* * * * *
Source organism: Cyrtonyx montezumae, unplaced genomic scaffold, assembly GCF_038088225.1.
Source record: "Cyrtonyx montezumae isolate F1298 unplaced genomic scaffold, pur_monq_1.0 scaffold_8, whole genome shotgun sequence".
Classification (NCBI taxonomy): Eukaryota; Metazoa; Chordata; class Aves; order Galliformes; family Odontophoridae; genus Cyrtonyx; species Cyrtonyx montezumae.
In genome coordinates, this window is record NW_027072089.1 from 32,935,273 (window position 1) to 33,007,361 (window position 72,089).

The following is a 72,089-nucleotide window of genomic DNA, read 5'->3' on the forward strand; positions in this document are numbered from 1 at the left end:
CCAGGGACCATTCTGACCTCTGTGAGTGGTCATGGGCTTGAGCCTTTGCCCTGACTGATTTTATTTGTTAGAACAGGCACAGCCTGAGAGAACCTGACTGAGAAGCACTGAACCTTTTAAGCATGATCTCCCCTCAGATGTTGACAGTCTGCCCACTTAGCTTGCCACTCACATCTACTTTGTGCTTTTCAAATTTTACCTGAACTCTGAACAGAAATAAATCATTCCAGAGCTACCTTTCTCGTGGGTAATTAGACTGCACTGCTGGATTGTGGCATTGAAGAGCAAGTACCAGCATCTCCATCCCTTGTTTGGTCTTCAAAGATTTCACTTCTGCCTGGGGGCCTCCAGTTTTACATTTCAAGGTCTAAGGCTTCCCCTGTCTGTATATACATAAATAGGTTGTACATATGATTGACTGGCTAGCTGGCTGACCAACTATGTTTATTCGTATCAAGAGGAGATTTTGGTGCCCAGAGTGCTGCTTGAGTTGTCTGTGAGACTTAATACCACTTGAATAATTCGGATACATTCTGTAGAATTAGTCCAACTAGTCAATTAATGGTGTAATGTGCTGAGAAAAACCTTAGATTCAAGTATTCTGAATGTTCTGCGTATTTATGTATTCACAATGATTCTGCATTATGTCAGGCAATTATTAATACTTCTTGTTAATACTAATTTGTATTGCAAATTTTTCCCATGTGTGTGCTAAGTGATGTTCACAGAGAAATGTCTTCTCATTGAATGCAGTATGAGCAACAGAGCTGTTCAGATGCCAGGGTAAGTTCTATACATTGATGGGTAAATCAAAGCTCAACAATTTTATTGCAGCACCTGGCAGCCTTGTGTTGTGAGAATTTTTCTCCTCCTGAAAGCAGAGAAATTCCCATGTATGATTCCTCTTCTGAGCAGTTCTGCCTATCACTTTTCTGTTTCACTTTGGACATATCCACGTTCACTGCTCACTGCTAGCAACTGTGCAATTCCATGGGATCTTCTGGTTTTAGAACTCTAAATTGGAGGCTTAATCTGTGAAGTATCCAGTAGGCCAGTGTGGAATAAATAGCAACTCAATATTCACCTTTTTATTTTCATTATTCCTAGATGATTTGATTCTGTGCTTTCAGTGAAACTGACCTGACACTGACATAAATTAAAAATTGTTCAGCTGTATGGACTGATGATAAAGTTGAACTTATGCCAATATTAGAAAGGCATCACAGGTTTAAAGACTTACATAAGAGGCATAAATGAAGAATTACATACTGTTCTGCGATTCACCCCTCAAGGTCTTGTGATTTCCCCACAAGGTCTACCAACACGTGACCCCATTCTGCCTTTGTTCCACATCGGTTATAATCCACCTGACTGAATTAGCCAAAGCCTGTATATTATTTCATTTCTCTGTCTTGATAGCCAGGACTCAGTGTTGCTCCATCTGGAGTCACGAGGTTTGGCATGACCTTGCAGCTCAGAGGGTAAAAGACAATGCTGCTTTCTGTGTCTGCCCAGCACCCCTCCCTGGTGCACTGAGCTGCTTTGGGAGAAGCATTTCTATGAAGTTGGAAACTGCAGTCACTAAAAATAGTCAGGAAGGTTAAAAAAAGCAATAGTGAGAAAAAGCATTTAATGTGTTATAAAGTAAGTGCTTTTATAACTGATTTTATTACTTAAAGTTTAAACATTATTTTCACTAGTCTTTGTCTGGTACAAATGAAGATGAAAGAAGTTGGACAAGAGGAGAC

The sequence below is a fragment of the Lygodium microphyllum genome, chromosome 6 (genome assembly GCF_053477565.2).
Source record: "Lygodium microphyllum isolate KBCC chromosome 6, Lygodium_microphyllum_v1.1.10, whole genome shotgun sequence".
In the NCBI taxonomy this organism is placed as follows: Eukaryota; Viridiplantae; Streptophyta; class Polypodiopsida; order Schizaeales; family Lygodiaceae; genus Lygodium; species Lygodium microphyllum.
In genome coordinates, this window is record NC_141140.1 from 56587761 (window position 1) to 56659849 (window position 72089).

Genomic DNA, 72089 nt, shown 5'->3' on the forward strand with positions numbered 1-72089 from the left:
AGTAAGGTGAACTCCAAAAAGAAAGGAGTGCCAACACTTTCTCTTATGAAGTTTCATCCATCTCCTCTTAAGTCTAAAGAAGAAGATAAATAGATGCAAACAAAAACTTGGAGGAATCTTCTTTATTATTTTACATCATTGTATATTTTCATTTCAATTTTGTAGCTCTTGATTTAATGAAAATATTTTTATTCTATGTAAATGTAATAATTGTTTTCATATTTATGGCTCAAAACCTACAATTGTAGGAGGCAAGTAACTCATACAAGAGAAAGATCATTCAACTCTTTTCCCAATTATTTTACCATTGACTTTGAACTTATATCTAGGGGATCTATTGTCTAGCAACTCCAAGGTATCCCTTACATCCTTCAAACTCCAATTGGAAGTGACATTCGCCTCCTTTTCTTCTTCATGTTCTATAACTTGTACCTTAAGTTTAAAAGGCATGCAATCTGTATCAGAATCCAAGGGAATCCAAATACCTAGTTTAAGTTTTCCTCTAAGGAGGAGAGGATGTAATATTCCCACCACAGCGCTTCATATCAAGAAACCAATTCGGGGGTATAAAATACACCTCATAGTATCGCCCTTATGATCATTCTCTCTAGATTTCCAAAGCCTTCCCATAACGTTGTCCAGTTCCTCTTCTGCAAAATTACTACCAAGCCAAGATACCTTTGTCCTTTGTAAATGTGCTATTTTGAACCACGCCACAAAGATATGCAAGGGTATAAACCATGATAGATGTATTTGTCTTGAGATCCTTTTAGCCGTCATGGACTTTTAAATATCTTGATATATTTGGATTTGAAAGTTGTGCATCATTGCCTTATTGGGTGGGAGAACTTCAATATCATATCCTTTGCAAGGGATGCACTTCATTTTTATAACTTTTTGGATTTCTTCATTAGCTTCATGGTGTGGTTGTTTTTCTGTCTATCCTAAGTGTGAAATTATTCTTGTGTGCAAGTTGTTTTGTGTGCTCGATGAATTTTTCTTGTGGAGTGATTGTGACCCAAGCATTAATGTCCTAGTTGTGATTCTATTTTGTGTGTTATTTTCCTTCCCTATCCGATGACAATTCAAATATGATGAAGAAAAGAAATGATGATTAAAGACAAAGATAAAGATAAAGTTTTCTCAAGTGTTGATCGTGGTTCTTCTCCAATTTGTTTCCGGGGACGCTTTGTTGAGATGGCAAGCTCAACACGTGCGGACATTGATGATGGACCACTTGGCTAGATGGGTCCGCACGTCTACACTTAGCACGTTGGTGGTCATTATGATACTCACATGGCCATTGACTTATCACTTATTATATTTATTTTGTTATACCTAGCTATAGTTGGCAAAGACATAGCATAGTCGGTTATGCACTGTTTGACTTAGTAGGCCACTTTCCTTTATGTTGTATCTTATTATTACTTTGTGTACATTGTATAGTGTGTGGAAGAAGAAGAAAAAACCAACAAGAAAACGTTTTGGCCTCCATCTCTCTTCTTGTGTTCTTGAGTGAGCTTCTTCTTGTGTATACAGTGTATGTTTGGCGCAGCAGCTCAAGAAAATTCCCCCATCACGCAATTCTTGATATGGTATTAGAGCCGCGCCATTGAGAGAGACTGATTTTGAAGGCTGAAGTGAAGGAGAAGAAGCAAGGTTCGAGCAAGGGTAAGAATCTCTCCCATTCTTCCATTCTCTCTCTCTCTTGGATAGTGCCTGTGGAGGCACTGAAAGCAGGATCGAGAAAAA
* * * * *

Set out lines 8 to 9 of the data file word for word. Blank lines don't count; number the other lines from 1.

Source record: "Lygodium microphyllum isolate KBCC chromosome 6, Lygodium_microphyllum_v1.1.10, whole genome shotgun sequence".
In the NCBI taxonomy this organism is placed as follows: Eukaryota; Viridiplantae; Streptophyta; class Polypodiopsida; order Schizaeales; family Lygodiaceae; genus Lygodium; species Lygodium microphyllum.